He said that those who have endured some misfortune will always be set apart but that it is just that misfortune which is their gift and which and which is their strength and that they must make their way back into the common enterprise of man for without they do so it cannot go forward and they themselves will wither in bitterness. He said these things to me with earnestness and great gentleness and in the light from the portal I could see that he was crying and I knew that it was my soul he wept for. I had never been esteemed in this way (4).

Ah Ha! Now we’re talking. Let’s have some intentional fiction instead of all those old guys trying to figure out the world.  “I could see that it was my soul he wept for.” Oh, to write one sentence like that. Ever.

Where is all this writing about clutter coming from. Well, a bit of personal history. I’ve never been able to sort. I think TLEptics must all be like that, but I don’t know many other TLEptics personally, so I don’t know for sure. I live in a world of make-believe. No, that’s not it. It’s a world of never-quite-knowing-what-to-believe-is-real. That world gives me a strange relationship to things other people take for granted: this computer I’m keyboarding on is real. It’s a thing. It has form, shape, mass (I suppose energy—E=MC2 –you know) all of those things that make something “real.” And I’m real. My body is real. Well, perhaps. Perhaps not. Off we go into the wild bizarre yonder of the seizure that separates mind from body and then, for some indeterminate time afterwards makes everything seem as if, well, as if I could float right through it or it could float right through me, or. . . . I wish I could explain it.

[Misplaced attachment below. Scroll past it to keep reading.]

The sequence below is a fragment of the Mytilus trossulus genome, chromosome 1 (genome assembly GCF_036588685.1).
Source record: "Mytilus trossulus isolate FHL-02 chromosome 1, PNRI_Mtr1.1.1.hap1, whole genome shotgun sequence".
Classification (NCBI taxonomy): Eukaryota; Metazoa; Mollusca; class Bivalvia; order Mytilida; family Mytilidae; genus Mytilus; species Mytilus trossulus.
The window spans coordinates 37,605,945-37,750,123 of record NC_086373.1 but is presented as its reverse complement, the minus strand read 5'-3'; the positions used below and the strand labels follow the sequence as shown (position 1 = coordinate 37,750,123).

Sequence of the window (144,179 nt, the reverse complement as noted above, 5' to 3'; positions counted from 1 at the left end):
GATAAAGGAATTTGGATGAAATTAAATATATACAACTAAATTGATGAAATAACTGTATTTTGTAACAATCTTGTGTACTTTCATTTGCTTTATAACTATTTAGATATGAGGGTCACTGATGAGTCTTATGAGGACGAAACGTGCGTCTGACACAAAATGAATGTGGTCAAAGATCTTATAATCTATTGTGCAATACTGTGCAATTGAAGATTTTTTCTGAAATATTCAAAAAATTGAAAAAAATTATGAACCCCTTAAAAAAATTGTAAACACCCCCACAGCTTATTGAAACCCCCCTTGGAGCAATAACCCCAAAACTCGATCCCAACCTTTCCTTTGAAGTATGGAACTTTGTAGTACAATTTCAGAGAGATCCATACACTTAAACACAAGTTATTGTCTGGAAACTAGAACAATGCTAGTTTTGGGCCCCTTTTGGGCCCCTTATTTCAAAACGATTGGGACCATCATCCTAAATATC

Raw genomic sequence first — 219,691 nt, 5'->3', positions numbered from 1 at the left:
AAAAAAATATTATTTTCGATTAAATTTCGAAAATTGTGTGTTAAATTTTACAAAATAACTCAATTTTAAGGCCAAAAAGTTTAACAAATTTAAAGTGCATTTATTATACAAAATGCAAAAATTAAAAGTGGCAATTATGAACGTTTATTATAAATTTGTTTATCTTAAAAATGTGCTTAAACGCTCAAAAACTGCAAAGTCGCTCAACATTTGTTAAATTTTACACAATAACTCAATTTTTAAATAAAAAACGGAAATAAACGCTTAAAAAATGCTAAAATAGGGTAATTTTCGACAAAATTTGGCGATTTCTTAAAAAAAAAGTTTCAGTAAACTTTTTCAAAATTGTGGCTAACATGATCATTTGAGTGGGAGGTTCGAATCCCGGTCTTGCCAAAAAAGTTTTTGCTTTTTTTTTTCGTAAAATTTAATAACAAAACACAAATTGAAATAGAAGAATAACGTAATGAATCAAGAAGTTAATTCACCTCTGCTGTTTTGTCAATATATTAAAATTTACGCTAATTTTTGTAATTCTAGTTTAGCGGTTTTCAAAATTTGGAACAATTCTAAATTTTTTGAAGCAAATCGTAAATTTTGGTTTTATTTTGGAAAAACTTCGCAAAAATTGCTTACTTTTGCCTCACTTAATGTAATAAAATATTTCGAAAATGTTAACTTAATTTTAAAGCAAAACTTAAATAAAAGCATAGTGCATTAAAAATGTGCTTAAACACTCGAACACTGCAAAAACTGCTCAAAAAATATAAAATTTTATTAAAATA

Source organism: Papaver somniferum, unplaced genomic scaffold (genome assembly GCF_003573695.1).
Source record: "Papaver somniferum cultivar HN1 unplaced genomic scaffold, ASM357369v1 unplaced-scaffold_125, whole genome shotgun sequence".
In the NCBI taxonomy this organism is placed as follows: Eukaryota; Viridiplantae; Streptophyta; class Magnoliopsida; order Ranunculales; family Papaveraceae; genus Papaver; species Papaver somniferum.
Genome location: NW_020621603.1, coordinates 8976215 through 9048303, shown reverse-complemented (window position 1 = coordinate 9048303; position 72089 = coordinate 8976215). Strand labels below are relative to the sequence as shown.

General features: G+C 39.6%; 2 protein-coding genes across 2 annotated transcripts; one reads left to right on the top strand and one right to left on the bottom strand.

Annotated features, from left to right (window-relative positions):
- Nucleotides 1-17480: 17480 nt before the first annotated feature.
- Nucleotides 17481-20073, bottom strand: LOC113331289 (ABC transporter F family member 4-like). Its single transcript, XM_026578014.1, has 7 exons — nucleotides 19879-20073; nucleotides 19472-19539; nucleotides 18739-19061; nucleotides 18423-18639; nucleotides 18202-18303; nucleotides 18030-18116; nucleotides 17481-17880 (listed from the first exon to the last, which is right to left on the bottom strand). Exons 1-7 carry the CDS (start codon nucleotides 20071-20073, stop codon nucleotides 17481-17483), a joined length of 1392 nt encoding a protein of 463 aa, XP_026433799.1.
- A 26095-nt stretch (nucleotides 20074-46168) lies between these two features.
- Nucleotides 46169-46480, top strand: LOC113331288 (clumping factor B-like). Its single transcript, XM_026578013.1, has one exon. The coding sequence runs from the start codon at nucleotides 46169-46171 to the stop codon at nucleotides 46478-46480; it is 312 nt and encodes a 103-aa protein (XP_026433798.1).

So I’m a bit confused, concerned, wary about what’s real. If I can float through walls and doors and nothing is real, then whatever I’ve touched in this non-real way I’d better hang on to just to see if it ever becomes real. That is, of course, not true. I simply have a difficult time giving up anything that has ever been a part of my physical reality. Or, on the other hand, since nothing seems real, why not lug it all around hoping someday it will make sense. Or, on yet another hand, I better keep stuff (like unopened mail) that might be important some time if I can concentrate on it. Please, Peter Walsh and Nate Berkus, and Oprah, don’t tell me what I need to do to get organized and rid my life of clutter. You ain’t got a clue.

And then there’s this God business. Oh my, oh my. Another of the characteristics of us TLEptics is a heightened religious sense. I’d say it’s a heightened sense of the numinous. “Surpassing comprehension or understanding; mysterious.” That’s a no-brainer. If my life is already mysterious, why shouldn’t everything seem to surpass comprehension? How could it seem other than supernatural?  I suppose an uncertainty of reality could translate into not quite reaching reality, but it’s much more fun for everything to seem to surpass reality.

So there you have it. Clutter. Of the highest, most transcendent order. Living with those numens. Everything is inhabited by a spirit. So how can I part with anything I’ve ever had? Or thought. Or read. What on earth does Reinhold Niebuhr have to do with Cormack McCarthy? Harvey Cox with E.J. Hobsbawn? If I had an answer, I could get rid of some of these books and write clear, powerful prose (or at least a lovely little novel) and be rich and famous—or at last serene. And maybe be able to organize the few books I’d have left somehow logically. It’ll never happen.
(1) Niebuhr, Reinhold.  Faith and History.  New York: Charles Scribner’s Sons, 1949. p. 91.
(2) Cox, Harvey. The Secular City. New York: MacMillan Company, 1965. p. 86.
(3) Hobsbawn, E.J. The Age of Capital, 1848-1875. New York: North American Library, 1975. p. 30.
(4) McCarthy, Cormac. All the Pretty Horses. New York: First Vintage International Edition, 1993. p. 235